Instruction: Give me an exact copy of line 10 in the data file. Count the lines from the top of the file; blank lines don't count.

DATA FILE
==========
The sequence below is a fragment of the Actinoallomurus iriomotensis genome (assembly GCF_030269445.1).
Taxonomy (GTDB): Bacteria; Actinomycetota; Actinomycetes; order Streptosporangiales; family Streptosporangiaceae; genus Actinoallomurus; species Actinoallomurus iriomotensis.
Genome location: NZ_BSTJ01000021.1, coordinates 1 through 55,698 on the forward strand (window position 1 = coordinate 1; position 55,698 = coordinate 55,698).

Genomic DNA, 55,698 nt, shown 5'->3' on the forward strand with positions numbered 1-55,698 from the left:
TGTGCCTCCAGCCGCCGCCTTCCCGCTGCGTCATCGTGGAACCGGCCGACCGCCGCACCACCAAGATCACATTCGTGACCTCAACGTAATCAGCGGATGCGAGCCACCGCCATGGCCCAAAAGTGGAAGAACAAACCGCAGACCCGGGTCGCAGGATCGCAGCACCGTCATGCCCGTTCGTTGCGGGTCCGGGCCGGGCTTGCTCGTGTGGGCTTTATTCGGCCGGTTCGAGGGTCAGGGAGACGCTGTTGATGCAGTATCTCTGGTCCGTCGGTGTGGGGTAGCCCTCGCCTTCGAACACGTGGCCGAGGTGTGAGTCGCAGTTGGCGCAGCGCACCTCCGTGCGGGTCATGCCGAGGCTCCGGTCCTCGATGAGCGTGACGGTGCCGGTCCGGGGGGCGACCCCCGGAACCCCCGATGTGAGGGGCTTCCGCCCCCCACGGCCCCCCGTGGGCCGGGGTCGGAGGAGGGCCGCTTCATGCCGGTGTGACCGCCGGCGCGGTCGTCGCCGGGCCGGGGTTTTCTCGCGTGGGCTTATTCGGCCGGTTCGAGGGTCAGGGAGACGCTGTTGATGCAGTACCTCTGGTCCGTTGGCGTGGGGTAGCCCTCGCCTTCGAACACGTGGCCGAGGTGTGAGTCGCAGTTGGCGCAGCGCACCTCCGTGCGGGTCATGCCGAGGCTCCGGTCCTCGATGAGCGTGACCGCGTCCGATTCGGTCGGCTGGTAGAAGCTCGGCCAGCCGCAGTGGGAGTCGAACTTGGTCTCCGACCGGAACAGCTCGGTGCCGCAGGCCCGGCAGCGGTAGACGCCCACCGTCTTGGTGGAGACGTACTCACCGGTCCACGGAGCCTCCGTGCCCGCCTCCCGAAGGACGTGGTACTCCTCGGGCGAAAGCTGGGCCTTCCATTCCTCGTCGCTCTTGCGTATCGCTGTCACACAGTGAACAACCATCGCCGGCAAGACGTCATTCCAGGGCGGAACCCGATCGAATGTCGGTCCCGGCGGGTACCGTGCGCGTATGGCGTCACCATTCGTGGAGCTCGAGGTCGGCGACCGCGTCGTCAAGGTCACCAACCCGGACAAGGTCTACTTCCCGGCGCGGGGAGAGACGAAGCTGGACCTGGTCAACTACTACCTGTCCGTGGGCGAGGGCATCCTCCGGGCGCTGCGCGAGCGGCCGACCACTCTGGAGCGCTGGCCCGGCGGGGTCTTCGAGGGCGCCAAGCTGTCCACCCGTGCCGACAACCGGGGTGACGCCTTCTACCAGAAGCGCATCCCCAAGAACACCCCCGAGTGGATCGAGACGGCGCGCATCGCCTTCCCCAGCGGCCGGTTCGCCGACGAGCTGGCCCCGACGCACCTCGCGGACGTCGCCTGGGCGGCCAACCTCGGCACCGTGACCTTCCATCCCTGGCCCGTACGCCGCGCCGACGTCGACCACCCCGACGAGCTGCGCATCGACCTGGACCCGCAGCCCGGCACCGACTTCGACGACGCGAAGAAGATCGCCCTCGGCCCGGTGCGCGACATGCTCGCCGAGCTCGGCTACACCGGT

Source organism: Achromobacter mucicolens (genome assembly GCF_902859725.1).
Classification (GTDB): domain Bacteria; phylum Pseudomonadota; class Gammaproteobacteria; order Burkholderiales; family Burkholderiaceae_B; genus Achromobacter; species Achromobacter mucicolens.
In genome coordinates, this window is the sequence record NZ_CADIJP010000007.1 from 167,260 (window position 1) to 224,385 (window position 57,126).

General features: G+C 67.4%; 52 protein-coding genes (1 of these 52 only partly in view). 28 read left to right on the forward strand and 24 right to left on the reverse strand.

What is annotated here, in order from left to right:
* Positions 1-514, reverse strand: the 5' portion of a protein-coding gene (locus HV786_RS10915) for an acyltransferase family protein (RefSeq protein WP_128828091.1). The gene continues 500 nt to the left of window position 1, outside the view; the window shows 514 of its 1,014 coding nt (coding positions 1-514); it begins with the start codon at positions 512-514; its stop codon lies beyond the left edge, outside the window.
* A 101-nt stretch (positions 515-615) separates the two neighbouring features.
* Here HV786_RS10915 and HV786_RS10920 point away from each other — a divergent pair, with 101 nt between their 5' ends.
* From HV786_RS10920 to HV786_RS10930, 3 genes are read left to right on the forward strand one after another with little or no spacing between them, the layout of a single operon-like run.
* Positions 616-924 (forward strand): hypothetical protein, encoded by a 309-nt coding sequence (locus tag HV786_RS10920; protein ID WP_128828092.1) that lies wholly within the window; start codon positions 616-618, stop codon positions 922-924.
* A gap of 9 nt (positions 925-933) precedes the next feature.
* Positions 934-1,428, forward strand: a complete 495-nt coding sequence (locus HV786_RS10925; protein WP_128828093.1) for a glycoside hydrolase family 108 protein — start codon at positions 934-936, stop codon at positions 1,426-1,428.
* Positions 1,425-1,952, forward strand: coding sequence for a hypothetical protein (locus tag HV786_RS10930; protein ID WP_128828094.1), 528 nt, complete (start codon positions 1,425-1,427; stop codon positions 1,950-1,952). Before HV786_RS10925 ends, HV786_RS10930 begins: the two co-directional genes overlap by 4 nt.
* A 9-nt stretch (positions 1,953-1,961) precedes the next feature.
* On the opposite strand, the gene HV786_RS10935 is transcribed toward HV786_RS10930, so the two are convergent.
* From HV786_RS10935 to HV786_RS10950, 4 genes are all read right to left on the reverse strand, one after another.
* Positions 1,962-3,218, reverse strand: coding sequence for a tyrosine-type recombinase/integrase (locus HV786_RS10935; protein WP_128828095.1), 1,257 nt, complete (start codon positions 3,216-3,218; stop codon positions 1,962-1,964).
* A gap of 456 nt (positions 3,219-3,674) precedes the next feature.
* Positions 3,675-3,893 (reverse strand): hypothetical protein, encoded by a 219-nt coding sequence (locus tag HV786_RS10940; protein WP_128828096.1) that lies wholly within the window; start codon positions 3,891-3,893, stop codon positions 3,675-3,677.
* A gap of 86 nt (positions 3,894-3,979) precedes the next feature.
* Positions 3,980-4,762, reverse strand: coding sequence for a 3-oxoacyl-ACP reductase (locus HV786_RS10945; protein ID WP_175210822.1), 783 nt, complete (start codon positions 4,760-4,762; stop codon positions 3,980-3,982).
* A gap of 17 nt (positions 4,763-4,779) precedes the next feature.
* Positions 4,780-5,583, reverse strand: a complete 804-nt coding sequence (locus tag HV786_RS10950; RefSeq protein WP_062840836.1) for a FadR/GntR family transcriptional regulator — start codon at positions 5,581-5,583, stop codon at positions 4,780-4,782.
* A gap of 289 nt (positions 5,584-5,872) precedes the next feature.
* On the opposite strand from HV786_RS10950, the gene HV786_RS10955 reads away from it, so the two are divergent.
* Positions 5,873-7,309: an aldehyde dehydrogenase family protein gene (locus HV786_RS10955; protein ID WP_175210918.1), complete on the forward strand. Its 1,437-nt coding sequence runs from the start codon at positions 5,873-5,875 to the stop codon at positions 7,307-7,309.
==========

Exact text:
What is annotated here, in order from left to right: